Maintenance phase

The model included the same predictor variables listed above for the learning phase model, with the exception of block, which was not included here. There was no significant S1 effect, even though there was a trend for more category A responses at lower S1 values, β = −1.82, z = −1.38, p < .16; the S1 effect reached significance if the S1 × S2 interaction was removed from the model, β = −2.34, z = −13.08, p < .001. In the full model, there was a further significant effect of distribution, β = 3.97, z = 2.06, p < .05, reflecting that category A responses were better predicted in the falling than in the rising condition, and this effect was qualified by the significant S1 × distribution interaction, β = −0.53, z = −1.92, p = .05.

Learning versus maintenance phases

Cue utilization during the learning versus maintenance phases was compared directly by entering the absolute values of β-weights for S1 and S2 into a mixed–measures ANOVA with the within-subjects factors phase (learning, maintenance) and filter (S1, S2) and the between-subjects factor distribution (rising, falling). Individual β-weights stemmed from the learning and maintenance models reported above, except that we did not include block in the learning phase model (parallel to the maintenance phase model). Note that for these analyses, only the magnitude (but not the sign) of the β-weights provided interesting information regarding the importance of each dimension to category judgments. There were significant main effects of filter, F(1, 93) = 217.99, \( \eta_{\mathrm{p}}^2=.701 \), p < .001, and phase, F(1, 93) = 43.52, \( \eta_{\mathrm{p}}^2=.319 \), p < .01. Higher βs were observed for S1 (2.55, SD = 1.20) than for S2 (0.62, SD = 0.53), and βs were higher in the maintenance (2.02, SD = 1.57) than in the learning (1.15, SD = 0.90) phase. Furthermore, there was a trend for a distribution × filter interaction, F(1, 93) = 2.03, \( \eta_{\mathrm{p}}^2=.021 \), p = .14, reflecting that within the falling distribution, the difference between βs for S1 and S2 (2.70, SD = 1.18, vs. 0.55, SD = 0.55) was greater than within the rising distribution (2.43, SD = 1.24, vs. 0.67, SD = 0.52). There was also a filter × phase interaction, F(1, 93) = 16.50, \( \eta_{\mathrm{p}}^2=.151 \), p < .01, indicating that βs for S1 and S2 differed more in the maintenance (3.25, SD = 1.20, vs. 0.78, SD = 0.61) than in the learning (1.86, SD = 0.70, vs. 0.45, SD = 0.39) phase.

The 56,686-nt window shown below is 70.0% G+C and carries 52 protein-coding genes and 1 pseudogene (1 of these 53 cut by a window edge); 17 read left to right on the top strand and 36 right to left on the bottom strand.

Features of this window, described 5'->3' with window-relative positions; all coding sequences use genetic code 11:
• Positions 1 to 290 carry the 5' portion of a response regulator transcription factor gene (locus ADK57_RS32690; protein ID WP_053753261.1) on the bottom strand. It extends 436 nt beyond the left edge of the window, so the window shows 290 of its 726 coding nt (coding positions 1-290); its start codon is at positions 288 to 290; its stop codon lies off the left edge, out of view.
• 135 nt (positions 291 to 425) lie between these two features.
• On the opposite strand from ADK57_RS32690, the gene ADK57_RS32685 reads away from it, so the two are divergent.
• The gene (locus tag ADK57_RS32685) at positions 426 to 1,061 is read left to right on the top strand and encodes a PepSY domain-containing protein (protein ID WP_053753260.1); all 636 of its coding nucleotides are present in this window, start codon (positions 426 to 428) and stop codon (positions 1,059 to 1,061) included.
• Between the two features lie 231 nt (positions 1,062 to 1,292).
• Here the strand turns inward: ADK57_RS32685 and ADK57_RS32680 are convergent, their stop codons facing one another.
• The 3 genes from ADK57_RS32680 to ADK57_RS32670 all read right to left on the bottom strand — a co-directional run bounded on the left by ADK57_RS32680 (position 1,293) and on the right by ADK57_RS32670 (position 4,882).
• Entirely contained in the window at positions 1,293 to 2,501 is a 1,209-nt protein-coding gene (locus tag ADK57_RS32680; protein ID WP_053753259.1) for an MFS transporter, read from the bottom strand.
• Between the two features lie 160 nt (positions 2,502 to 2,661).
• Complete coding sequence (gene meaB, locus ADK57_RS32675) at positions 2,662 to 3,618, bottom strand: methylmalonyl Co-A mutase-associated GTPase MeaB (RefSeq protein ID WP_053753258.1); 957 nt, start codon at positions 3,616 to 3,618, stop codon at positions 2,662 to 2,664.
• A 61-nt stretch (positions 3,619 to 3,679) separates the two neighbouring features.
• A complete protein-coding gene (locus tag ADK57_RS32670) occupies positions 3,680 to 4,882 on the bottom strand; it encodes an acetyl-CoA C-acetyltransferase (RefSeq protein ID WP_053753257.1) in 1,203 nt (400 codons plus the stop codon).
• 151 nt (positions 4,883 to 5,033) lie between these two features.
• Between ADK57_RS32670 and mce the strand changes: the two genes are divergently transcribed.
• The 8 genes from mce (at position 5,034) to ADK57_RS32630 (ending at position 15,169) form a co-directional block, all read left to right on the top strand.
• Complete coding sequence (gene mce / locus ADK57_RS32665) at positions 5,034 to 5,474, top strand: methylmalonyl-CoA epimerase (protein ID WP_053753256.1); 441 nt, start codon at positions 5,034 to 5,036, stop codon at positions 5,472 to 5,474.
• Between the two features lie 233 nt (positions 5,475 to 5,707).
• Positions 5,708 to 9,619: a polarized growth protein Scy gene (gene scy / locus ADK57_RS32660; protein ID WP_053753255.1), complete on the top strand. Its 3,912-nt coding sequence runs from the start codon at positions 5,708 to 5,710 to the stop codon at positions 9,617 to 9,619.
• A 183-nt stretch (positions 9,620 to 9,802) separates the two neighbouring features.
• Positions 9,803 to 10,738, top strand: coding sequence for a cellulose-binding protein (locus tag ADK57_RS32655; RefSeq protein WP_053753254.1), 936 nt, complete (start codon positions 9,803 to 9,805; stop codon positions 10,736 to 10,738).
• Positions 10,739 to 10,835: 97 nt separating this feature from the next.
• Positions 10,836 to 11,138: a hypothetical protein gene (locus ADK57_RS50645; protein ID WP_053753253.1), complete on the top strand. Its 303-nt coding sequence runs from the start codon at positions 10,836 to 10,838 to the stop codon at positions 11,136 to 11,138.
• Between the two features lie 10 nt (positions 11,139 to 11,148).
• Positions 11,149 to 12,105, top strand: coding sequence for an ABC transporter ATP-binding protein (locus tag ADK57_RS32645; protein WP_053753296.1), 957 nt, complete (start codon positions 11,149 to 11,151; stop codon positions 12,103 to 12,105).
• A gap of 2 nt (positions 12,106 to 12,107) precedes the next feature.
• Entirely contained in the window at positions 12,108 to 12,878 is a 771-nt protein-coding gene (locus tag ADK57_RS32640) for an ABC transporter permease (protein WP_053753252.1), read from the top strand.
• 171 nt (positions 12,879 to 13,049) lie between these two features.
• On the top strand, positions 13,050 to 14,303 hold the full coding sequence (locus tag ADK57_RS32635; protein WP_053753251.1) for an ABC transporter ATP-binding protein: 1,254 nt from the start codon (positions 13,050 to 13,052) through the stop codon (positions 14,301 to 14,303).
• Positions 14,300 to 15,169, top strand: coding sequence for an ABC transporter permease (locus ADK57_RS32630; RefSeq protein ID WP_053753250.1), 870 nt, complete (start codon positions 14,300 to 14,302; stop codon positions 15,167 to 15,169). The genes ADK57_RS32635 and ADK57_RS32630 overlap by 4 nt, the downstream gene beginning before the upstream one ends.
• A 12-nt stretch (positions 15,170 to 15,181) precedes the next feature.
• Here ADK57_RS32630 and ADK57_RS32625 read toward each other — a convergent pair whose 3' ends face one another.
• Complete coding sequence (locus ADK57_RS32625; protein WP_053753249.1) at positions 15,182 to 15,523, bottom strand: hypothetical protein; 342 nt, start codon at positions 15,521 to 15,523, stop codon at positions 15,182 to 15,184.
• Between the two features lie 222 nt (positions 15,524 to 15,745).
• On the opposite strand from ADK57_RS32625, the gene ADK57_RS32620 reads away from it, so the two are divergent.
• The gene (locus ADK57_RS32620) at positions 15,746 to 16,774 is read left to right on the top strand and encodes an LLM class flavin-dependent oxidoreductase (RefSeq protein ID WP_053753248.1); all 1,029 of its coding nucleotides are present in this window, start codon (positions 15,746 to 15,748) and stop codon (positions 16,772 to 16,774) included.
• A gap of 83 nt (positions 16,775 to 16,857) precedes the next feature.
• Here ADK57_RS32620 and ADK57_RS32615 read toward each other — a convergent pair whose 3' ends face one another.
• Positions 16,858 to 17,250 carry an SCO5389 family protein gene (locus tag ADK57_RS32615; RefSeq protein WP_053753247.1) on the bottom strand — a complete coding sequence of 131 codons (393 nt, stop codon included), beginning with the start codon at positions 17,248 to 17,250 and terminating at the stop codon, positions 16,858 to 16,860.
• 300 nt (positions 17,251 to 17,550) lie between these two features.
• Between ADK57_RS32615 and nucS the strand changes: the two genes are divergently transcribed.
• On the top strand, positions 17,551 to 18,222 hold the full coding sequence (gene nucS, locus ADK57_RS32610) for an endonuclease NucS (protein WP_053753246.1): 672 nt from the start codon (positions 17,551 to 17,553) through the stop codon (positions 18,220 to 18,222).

In order to visualize the degree to which participants relied on the individual dimensions, S1 and S2, we plotted βs for S2 (ordinate) against βs for S1 (abscissa) in the learning and in the maintenance phases. In these scatterplots, participants are coded according to whether they significantly used S1 and S2 (S1 + S2; blue diamonds), S1 only (S1; red squares), S2 only (S2; green triangles), or none of the dimensions (purple circles) for categorization. Significant usage was determined by βs that significantly differed from zero on the basis of the single-subject logistic regression models (α = .05). In these plots, participants who used both dimensions tended to fall on a diagonal. Participants with a preference for S2 are clustered near the ordinate, and participants with a preference for S1 are clustered near the abscissa (Fig. 3a). It can be seen from the figure that most participants relied on S1 in both the learning and the maintenance phases. The percentages of significant βs did not significantly differ between the falling and rising distributions (all χ2s < 2.5, n.s.), even though we observed a trend for participants to be more likely to rely on both S1 and S2 in the falling, as compared with the rising, stimulus distribution.
Fig. 3

Illustration of strategy use in Experiment 1. a. Left: Scatterplots of β weights (per subject) for S1 and S2 in the learning phase (left) and in the maintenance phase (right). Participants are coded as follows: blue diamonds, both S1βs and S2 βs significantly differ from zero; red squares, only S1βs significantly differ from zero; green triangles, only S2 βs significantly differ from zero; purple circles, none of the βs significantly differ from zero. The diagonals illustrate the location of βs that would correspond equally to an S1- and S2-based response. Right: Percentage of significant βs in the learning and maintenance phases, for the falling and rising distributions. Percentages are based on whether βs were significant for S1, S2, or both S1 and S2. b Left: Proportions of participants whose responses were best accounted for by the individual decision bound models. Block numbers marked with an asterisk indicate a significant difference in the proportion of participants using an S1 versus an S2 rule. Right: Percentage of rule-based (S1 and S2) and information integration models whose Bayes factors exceeded 3